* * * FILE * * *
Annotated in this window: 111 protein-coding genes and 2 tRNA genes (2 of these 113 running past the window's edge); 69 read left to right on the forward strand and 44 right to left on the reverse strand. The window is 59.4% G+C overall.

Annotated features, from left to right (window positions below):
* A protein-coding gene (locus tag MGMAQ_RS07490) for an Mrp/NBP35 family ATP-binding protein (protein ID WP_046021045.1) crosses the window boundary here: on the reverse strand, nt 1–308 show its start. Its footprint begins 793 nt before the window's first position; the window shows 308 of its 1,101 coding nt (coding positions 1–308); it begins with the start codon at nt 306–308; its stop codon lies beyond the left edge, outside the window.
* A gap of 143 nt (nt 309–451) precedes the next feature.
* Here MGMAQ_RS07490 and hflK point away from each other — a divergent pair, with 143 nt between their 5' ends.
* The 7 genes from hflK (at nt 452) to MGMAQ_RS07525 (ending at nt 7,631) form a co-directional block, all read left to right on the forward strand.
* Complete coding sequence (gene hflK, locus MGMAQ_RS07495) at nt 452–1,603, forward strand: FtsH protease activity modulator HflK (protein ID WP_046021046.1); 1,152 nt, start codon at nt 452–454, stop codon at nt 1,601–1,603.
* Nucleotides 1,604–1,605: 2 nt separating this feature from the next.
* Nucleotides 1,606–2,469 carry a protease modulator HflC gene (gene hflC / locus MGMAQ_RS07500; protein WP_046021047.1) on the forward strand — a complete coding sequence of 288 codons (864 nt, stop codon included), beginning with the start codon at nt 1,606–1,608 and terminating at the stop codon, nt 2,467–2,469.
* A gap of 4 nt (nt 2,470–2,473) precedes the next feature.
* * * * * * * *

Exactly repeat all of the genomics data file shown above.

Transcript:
Annotated in this window: 111 protein-coding genes and 2 tRNA genes (2 of these 113 running past the window's edge); 69 read left to right on the forward strand and 44 right to left on the reverse strand. The window is 59.4% G+C overall.

Annotated features, from left to right (window positions below):
* A protein-coding gene (locus tag MGMAQ_RS07490) for an Mrp/NBP35 family ATP-binding protein (protein ID WP_046021045.1) crosses the window boundary here: on the reverse strand, nt 1–308 show its start. Its footprint begins 793 nt before the window's first position; the window shows 308 of its 1,101 coding nt (coding positions 1–308); it begins with the start codon at nt 306–308; its stop codon lies beyond the left edge, outside the window.
* A gap of 143 nt (nt 309–451) precedes the next feature.
* Here MGMAQ_RS07490 and hflK point away from each other — a divergent pair, with 143 nt between their 5' ends.
* The 7 genes from hflK (at nt 452) to MGMAQ_RS07525 (ending at nt 7,631) form a co-directional block, all read left to right on the forward strand.
* Complete coding sequence (gene hflK, locus MGMAQ_RS07495) at nt 452–1,603, forward strand: FtsH protease activity modulator HflK (protein ID WP_046021046.1); 1,152 nt, start codon at nt 452–454, stop codon at nt 1,601–1,603.
* Nucleotides 1,604–1,605: 2 nt separating this feature from the next.
* Nucleotides 1,606–2,469 carry a protease modulator HflC gene (gene hflC / locus MGMAQ_RS07500; protein WP_046021047.1) on the forward strand — a complete coding sequence of 288 codons (864 nt, stop codon included), beginning with the start codon at nt 1,606–1,608 and terminating at the stop codon, nt 2,467–2,469.
* A gap of 4 nt (nt 2,470–2,473) precedes the next feature.